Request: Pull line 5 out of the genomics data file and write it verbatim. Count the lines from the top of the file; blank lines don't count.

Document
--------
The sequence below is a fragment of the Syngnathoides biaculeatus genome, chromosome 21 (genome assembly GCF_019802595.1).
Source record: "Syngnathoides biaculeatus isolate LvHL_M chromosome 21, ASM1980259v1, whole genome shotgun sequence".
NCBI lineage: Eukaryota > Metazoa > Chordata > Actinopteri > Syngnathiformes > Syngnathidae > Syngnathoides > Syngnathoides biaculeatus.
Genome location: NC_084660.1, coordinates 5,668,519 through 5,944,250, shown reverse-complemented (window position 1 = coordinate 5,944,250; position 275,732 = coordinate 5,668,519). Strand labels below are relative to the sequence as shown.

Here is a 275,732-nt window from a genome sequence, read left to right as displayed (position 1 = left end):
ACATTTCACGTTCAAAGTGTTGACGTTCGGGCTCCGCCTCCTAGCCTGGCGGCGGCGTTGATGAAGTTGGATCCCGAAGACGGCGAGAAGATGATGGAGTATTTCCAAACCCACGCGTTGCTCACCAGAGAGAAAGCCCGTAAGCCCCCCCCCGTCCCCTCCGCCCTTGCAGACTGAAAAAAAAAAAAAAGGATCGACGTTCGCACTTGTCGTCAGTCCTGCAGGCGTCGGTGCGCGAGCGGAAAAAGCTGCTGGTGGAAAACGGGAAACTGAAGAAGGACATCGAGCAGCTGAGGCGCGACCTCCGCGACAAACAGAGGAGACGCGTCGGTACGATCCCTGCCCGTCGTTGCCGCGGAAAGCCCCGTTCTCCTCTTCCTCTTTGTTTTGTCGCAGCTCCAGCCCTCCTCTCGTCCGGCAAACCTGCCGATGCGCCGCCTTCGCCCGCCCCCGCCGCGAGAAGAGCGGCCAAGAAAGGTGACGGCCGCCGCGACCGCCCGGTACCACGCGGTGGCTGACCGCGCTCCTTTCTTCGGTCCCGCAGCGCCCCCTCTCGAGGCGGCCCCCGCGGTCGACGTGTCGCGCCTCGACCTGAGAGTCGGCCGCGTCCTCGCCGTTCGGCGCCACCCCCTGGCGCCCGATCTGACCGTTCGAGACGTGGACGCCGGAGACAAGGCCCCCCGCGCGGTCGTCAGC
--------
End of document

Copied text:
Here is a 275,732-nt window from a genome sequence, read left to right as displayed (position 1 = left end):